In Velvet Buzzsaw director Dan Gilroy teams up with the leads from his directorial debut Nightcrawler. Whilst Nightcrawler set out to condemn local news television this time he casts an unfavourable judgement on the world of high art.

Morf Vendewalt (Jake Gyllenhaal) is a vain and pompous art critic with the mythical illusory power to make or break exhibitions and careers with his words. Meanwhile, Rene Russo plays Rhodora Haze, a cold and powerful art dealer. The film centres around Haze’s protégé and Vendewalt’s love interest Josephina (Zawe Ashton) finding a collection of paintings after a man in her building dies. Against the wishes of the departed the paintings are not destroyed and are instead sold to the highest bidder. That is until they kill anyone who was seeking to profit from them.

The horror aspect of this film was done well. In many horror films, the victims are complicit in their own deaths, failing to take even basic precautions to ensure their own safety. There was none of that here as victims were either taken by complete surprise or killed despite concerted efforts to escape. The rational behaviour of the victims evokes greater fear as unlike other horror films, the audience are similarly unable to identify a route to survival.

The film is a successful satire of the behaviour of those around high art. The scene where a dead body is mistaken for an installation and children are allowed to play in the blood is an exaggerated statement of the film’s essential ideas. People so detached from reality that they cannot differentiate a dead body from an art instillation. In the aftermath, attendance to the other parts of the exhibit soars. To the people of the art world, death incites a perverse curiosity. This disconnect from reality is again highlighted in one of the films deliberate laughs when an art dealer stops at a pile of bin bags astonished with their beauty only to be informed by the artist that it is indeed just trash.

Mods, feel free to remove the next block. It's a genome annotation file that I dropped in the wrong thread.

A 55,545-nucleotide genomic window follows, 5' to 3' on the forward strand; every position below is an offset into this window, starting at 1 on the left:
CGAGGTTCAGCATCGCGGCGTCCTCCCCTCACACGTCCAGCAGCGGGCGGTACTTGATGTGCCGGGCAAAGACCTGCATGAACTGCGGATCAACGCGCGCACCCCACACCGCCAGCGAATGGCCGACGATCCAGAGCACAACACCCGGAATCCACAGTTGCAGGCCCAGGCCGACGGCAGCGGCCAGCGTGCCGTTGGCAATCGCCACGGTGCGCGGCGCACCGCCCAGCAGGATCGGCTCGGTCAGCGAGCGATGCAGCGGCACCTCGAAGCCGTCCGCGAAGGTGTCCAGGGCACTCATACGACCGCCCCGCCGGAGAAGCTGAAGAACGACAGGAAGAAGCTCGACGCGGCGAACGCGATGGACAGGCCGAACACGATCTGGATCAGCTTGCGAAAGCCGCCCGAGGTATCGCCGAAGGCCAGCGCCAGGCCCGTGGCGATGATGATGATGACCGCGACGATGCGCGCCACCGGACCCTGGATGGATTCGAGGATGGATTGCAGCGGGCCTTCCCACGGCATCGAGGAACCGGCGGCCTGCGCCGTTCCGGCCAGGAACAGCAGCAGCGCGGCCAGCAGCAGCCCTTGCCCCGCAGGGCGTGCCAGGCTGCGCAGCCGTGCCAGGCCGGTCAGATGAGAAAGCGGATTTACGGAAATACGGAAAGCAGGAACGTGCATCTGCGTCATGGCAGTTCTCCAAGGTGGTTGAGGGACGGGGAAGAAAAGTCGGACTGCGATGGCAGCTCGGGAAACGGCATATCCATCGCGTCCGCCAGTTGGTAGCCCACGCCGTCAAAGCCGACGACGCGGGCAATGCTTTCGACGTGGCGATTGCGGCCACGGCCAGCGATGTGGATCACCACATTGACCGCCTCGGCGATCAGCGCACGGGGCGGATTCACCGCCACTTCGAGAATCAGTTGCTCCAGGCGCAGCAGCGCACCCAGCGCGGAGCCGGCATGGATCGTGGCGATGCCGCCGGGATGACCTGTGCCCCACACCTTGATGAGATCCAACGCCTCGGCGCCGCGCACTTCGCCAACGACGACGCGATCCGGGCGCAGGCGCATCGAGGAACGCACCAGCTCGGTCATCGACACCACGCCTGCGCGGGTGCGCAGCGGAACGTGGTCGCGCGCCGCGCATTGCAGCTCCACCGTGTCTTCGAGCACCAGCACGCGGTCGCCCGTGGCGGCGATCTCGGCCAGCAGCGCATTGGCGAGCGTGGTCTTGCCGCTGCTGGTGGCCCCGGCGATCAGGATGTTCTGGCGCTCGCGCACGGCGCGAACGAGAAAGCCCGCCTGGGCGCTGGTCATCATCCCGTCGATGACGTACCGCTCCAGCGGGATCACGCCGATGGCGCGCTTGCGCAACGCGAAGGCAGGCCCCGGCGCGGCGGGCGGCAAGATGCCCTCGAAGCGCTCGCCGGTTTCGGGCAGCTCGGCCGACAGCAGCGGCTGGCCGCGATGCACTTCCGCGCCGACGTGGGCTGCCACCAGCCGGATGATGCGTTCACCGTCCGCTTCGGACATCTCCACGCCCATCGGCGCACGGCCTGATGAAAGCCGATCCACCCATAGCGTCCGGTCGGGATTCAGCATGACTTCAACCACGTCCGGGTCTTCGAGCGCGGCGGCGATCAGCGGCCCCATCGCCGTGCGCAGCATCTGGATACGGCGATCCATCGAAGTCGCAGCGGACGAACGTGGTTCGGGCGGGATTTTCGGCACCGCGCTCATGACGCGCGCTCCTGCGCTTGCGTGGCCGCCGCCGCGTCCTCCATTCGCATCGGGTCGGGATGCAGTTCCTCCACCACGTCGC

The rebellion of art against the pretentious world in which it is forced to live is seen throughout the film. The art enacts revenge on those who lack integrity and have exploited it for their own greed. It is not just Dease’s paintings which are killing – characters are attacked by any art installation around them, including a twenty-year-old tattoo. At the end of the film the art appears to be content with being sold on a street corner for five dollars. That the art chooses to be sold in an unassuming manner to ordinary people serves to reinforce that high art profiteers were the target of its contempt. The attractiveness of the colours that kill Josephina shows us there is some beauty, or at least justice, in these deaths.

Velvet Buzzsaw conveys a clear distaste for the people who operate around high art. Satire is used particularly well to this effect. Nonetheless, the movie struggles to find its rhythm.

Early on it has a slow and unspectacular build up; it’s forty minutes until anything supernatural happens. Then, the main three characters die in a dozen minute killing spree at the end. In light of this, the film feels rushed, and the storyline truncated. Despite its flaws Velvet Buzzsaw is a fun and thought-provoking film and ultimately two hours well spent.